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Two days ago, Nairo Quintana took the maglia rosa from his compatriot Rigoberto Urán. Here Klaus of Cycling Inquisition writes about the differing stories of these two riders, and their role in Colombian cycling’s recent renaissance. Photos by Beardy McBeard, who has been documenting the Giro d’Italia on Rapha’s Instagram feed.
In the mid 80s, Colombian playgrounds like the one at my school were replete with children’s voices angrily arguing over two men: Lucho Herrera or Fabio Parra. From the point of view of a child, it seemed as though the world was perfectly divided on the matter. You couldn’t have it both ways, though many tried. You had to pick one.
How lucky we were to have two Colombian riders to cheer for and feel an affinity to. Men whose talents we could argue about as we picked our favorite, but also ones we could invoke as we pretended to be them during our recess football matches. Yes, you read that right. During our fifteen-minute matches, each of which had the importance of a World Cup final, we would each pick a player that we were pretending to be. As cycling’s importance rose in our country, many of us began to pretend to be famed cyclists as we played football. Sociologists throughout the country are probably still trying to unpack the meaning in the convoluted childhood logic behind pretending to be a cyclist while you play football. In retrospect, the many cyclists we had to choose from (there were, after all, many other Colombian riders to pick from) was indicative of the wealth of cycling talent that the country had at the time. Today, as Rigoberto Urán and Nairo Quintana stand as credible contenders in the Giro d’Italia, I can’t help but think about the discussions that are likely happening in playgrounds all over Colombia once again.
Urán and Quintana’s rise to the top level of the sport in Europe came in drastically different ways. Urán, urged in part by his drive and need to provide for a family that was left without a father figure early on, got a chance to race professionally in Europe whe he was still a teenager, and took it. He never competed in his native country’s storied races, choosing instead to race in Italy, as he learned the local language and customs with help from a local family who more or less adopted him. Far from the quick and disorienting European trips that men from the Café De Colombia team took during the 1980s, Urán’s willingness to acclimate as much as possible when in Europe is indicative of a changing trend in Colombian cycling. So is his strong belief in what he’s capable of, choosing to leave Team Sky to be an outright captain at Omega Pharma–Quick Step. It was a sizable decision, and one that Nairo Quintana may very well have to take at some point.
Like Urán, Quintana is wise beyond his years, as shown in his stoic demeanor and calculated racing style. Three years Urán’s junior, Quintana developed as a rider in the prolific Colombia Es Pasión team, along with men like Fabio Duarte, Sergio Henao and Darwin Atapuma. Team director Luis Fernando Saldarriaga spotted Quintana’s physical ability early on, but also noted that his personality and instincts were perfectly suited to becoming a leader. The team worked with him accordingly, providing the services of a sports psychologist, along with mental exercises to help concentration skills develop. Additionally, the team taught Quintana how to train and race with a power meter, a seemingly small matter which is anything but, when you consider that no other team in Colombia (even to this day) uses power meters in any capacity.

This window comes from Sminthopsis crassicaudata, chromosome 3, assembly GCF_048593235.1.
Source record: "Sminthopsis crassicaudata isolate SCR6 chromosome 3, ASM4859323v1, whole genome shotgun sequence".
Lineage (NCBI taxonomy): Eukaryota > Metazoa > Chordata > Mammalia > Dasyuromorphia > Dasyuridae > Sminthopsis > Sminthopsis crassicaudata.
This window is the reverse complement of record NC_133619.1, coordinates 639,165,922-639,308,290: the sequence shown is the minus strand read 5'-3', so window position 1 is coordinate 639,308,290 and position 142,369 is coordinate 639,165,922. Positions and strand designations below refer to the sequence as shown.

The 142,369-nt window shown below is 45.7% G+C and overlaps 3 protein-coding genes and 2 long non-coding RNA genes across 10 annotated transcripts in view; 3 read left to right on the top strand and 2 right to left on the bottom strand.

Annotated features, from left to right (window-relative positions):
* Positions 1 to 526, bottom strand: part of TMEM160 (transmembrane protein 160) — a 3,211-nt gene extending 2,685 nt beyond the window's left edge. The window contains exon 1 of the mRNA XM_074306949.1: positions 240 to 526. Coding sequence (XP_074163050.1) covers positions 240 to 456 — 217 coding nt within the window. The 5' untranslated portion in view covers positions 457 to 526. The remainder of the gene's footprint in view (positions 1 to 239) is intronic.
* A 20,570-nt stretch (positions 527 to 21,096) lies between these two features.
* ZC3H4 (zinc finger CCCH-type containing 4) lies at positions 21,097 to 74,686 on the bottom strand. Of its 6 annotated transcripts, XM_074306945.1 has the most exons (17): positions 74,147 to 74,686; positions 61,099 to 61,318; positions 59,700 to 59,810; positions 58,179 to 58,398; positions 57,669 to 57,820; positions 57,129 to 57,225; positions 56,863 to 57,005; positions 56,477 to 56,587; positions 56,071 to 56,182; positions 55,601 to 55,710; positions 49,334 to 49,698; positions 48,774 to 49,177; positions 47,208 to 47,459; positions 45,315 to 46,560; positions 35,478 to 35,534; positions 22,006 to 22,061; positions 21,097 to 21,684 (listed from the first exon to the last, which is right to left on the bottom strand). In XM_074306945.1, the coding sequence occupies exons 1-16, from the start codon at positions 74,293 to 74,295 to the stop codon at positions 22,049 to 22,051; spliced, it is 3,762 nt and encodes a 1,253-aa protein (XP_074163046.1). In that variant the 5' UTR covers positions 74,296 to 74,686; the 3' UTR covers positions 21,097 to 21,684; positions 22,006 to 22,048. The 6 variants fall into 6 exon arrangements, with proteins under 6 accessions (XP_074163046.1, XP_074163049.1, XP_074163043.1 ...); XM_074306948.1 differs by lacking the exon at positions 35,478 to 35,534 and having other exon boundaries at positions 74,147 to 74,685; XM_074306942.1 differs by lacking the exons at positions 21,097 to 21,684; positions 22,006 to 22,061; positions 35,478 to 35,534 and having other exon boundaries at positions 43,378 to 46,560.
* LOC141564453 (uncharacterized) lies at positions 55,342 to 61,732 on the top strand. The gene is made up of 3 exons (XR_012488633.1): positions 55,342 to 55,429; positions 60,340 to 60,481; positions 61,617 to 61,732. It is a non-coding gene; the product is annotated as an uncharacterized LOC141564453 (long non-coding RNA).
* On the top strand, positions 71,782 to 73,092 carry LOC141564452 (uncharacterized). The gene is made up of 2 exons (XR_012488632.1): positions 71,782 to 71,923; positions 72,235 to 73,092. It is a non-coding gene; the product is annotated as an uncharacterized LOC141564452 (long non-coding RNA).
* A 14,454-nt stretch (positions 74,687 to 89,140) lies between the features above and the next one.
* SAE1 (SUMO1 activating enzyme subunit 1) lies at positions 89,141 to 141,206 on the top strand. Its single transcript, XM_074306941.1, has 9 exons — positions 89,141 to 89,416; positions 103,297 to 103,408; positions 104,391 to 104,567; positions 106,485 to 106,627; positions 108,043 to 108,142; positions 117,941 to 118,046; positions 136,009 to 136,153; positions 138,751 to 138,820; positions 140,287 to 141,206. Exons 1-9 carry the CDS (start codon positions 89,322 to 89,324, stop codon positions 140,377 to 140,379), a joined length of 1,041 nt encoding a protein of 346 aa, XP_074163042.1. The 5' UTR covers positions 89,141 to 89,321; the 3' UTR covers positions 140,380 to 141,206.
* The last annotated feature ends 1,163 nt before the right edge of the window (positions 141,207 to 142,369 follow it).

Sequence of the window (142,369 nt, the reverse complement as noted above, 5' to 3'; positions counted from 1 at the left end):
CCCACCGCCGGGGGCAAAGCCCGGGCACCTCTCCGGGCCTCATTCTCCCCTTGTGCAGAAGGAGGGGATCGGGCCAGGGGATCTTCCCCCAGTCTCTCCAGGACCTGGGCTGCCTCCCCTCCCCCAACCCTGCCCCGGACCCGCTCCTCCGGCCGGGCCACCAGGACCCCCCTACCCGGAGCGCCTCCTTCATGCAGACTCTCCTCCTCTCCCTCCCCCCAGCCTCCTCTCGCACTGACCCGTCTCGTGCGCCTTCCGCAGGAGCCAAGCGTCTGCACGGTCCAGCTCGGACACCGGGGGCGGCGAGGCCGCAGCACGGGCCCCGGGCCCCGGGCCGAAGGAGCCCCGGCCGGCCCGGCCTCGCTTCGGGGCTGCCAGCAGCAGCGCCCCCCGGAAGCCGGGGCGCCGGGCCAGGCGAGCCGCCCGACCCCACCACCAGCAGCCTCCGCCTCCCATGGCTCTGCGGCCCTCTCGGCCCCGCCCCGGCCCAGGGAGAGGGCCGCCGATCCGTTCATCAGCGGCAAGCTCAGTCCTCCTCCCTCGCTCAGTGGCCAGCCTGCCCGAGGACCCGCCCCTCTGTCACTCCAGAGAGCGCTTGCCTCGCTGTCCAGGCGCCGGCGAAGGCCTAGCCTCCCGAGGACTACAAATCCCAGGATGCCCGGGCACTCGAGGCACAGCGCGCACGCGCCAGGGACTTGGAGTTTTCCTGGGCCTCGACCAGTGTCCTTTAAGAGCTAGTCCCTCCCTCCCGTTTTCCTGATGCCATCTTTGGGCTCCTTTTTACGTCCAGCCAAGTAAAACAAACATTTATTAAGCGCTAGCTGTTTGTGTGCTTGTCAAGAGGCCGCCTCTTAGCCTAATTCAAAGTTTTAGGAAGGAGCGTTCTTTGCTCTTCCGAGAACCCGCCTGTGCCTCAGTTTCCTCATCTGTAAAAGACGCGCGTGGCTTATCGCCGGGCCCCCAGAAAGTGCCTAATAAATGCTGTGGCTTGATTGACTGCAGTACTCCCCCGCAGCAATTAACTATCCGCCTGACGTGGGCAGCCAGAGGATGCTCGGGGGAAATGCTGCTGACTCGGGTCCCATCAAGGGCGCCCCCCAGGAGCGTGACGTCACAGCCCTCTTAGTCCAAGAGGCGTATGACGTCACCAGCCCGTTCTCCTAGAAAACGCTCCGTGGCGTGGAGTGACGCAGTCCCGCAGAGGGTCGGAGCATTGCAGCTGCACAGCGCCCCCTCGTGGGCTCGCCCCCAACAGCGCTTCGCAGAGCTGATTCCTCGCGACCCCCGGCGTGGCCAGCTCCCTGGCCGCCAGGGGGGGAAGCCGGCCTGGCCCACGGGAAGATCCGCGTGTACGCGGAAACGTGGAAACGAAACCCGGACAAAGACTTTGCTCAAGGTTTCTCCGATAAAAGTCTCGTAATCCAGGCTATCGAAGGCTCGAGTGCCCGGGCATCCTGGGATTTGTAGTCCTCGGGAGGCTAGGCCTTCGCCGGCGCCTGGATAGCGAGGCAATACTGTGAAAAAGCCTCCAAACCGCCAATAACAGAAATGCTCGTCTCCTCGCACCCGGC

As such, it could be said that if Urán is in part a self-made man, Quintana’s story is one of a cooperative struggle, even to the point that Colombia Es Pasión provided Movistar with all his internal blood testing values, and went as far as negotiating his contract with the Spanish team. This in no way negates Quintana’s raw talent, or the personal traits that his team director spotted early on in his career, but speaks volumes about the close-knit qualities that make Colombian cycling unique.
As you look closely at both riders, it becomes clear that both stories, both men, and both trajectories are quintessentially Colombian. And luckily, many others like Urán and Quintana are waiting in the wings, giving future Colombian children even more choices to argue over during recess. At least I hope that’s the case, since the arguments that ensue are indicative of a country that loves the sport, one in which cycling is part of the collective consciousness. One capable of producing riders with distinct, but equally impressive approaches to cycling and life. May we Colombians always be so lucky as to have riders like these to argue over.
Italy is known for the passion of its racing fans and to witness the support of the ‘tifosi’ is an experience for both supporters and the athletes alike. As with any race, the home advantage is always with the homegrown riders. From being pushed on the climbs to the loudest claps and cheers of ‘vai vai’ and ‘forza’, these things should not be underestimated in a sport where even the smallest mental lift can make all the difference.